This volume queries the state and effect of the global decentralization movement through the study of natural resource decentralizations in Africa, Asia and Latin America. The case studies presented here use a comparative framework to characterize the degree to which natural resource decentralizations can be said to be taking place and, where possible, to measure their social and environmental consequences. In general, the cases show that threats to national-level interests are producing resistance that is fettering the struggle for reform.
This book was published as a special issue of the European Journal of Development Research.
Table of Contents
1. Democratic Decentralization through a Natural Resource Lens: Countering central resistance, fostering local demand Jesse C. Ribot and Anne M. Larson 2. Between Micro-Politics and Administrative Imperatives: Decentralization and the watershed mission in Madhya Pradesh, India Amita Baviskar 3. Decentralisation When Land and Resource Rights are Deeply Contested: A case-study of the Mkambati eco-tourism project on the wild coast of South Africa Ben Cousins and Tembele Kepe 4. Formal Decentralization and the Imperative of Decentralization 'From Below': A case-study of natural resource management in Nicaragua Anne M. Larson 5. Democratic Decentralization and Traditional Authority: Dilemmas of land administration in rural South Africa Lungisile Ntsebeza 6. What Lies Behind Decentralization?: Forest, powers and actors in lowland Bolivia Pablo Pacheco 7. Closer to People and Trees: Will decentralization work for the people and the forests of Indonesia? Ida Aju Pradnja Resosudarmo 8. Decentralization, Rural Livelihoods, and Pasture-land Management in Post-Socialist Mongolia Robin Mearns 9. Decentralization and Accountability in Forest Management: Case from Yunnan, southwest China Jianchu Xu and Jesse M. Ribot 10. Social and Organizational Roots of Ecological Uncertainties in Cameroon's Forest Management Decentralization Model Phil René Oyono 11. User Committees: A potentially damaging second wave of decentralization? James Manor 12. Decentralising Water Resource Management in Brazil Christian Brannstrom 13. Decentralizing Natural Resource Management: A recipe for sustainability and equity? Wicky Meynen and Martin Doornbos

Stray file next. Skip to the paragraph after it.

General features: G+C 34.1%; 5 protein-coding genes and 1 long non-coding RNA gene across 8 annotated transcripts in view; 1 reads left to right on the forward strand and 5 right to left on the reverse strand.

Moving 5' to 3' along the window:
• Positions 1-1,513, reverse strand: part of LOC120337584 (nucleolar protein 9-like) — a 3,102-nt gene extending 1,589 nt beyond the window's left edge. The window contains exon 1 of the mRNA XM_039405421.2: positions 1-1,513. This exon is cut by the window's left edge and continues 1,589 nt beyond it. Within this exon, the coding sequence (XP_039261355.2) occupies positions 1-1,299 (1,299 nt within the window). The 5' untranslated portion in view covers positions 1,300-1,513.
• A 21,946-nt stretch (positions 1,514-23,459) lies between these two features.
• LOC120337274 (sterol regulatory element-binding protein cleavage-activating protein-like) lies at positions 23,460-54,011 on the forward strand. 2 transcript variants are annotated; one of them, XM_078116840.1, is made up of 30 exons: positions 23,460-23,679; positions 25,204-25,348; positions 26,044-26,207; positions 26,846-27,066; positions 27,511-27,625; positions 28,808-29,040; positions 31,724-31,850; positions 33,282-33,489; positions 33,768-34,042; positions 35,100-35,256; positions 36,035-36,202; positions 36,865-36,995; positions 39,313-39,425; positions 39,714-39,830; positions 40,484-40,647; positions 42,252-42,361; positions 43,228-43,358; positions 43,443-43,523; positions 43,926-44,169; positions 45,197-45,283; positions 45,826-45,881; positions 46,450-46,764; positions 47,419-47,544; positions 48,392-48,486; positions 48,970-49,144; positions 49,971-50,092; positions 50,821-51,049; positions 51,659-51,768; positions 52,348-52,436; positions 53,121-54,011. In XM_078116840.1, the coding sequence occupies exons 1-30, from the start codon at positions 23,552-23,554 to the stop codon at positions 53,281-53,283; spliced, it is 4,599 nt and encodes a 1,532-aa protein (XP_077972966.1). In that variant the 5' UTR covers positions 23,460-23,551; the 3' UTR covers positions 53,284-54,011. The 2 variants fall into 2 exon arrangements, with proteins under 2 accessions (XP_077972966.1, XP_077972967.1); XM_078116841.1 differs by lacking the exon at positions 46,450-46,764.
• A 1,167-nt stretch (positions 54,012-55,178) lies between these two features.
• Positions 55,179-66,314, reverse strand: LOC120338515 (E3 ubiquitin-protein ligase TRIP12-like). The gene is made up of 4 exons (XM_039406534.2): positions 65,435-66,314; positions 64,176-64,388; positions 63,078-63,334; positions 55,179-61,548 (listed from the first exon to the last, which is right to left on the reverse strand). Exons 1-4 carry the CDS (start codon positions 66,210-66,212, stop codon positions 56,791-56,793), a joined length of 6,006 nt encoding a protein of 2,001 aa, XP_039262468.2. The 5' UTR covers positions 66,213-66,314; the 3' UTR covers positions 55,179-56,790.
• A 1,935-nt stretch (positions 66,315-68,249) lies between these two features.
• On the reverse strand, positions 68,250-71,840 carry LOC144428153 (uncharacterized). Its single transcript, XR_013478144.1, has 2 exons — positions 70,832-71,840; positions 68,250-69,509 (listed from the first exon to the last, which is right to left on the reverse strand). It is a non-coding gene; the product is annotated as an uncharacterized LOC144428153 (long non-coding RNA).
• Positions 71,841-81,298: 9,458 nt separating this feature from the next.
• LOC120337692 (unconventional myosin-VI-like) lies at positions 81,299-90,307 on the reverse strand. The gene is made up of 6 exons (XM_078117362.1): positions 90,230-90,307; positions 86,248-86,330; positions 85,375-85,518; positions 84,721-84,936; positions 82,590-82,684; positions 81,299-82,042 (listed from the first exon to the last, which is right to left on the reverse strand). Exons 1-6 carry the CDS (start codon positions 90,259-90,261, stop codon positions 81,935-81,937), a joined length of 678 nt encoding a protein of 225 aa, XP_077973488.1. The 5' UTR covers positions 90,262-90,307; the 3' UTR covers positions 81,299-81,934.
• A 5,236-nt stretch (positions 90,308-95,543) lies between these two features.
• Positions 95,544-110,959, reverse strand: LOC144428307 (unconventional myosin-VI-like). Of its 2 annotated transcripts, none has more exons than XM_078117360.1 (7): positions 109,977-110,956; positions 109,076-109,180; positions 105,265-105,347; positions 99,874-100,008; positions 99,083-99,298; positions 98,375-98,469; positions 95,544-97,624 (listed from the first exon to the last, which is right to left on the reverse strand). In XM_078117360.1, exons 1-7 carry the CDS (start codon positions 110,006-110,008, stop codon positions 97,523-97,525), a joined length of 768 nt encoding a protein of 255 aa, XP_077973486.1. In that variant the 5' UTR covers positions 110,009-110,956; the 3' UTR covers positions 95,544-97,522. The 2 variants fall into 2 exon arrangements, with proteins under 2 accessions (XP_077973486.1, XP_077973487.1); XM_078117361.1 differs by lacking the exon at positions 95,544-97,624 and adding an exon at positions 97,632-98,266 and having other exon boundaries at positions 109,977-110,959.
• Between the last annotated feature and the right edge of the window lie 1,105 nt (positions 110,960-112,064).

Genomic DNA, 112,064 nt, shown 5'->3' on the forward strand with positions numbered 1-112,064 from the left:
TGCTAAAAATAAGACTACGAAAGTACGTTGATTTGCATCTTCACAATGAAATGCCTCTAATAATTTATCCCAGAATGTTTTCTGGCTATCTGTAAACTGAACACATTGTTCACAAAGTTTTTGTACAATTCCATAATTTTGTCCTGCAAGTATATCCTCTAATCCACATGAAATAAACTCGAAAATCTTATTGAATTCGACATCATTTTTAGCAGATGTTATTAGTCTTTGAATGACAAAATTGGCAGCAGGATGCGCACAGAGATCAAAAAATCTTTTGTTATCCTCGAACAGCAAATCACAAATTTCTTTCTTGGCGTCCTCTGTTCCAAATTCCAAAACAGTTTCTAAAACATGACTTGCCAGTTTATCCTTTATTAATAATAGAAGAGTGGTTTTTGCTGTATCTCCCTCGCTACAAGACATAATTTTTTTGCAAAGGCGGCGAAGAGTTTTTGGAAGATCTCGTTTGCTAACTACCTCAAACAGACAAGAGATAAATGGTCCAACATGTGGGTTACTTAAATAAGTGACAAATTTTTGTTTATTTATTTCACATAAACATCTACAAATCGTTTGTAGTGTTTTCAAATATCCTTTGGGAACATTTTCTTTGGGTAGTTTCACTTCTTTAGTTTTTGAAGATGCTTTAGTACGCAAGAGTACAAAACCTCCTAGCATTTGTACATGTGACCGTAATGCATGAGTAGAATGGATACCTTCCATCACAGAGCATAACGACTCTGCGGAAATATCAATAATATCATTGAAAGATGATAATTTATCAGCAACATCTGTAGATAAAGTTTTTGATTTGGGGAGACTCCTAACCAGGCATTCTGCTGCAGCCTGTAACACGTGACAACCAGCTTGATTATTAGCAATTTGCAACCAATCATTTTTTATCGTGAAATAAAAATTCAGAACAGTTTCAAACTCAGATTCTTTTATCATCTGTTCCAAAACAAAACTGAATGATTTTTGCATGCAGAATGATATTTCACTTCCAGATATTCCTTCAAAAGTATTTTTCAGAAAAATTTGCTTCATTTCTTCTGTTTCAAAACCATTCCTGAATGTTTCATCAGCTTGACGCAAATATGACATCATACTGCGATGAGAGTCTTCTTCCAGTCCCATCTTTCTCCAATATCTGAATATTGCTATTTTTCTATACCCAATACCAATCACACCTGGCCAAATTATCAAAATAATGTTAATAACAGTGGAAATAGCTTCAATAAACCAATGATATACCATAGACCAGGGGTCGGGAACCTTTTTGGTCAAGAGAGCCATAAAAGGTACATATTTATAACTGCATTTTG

Jesse C. Ribot is an Associate Professor of Geography at the University of Illinois. He currently directs the Social Dimensions of Environmental Policy (SDEP) Initiative of the Department of Geography, School of Earth Society and Environment, and Beckman Institute. While conducting the research in this volume, he was a Senior Associate in the Institutions and Governance Program of the World Resources Institute (WRI). Ribot has conducted research on environmental justice, social vulnerability in the face of climate change, the social structure of resource access, and the effects of rural-urban resource markets on local livelihoods. Ribot has also worked on local environmental governance issues with the World Bank, the United Nations Capital Development Fund, the Dutch Government, and USAID.
Anne M Larson is a Senior Associate with the Center for International Forestry Research, Bogor, Indonesia, based in Nicaragua. Her research has focused on decentralization and local governance, community forestry, forest tenure, indigenous rights and conservation and development. She holds a PhD from the University of California, Berkeley and a B.S. from Stanford University.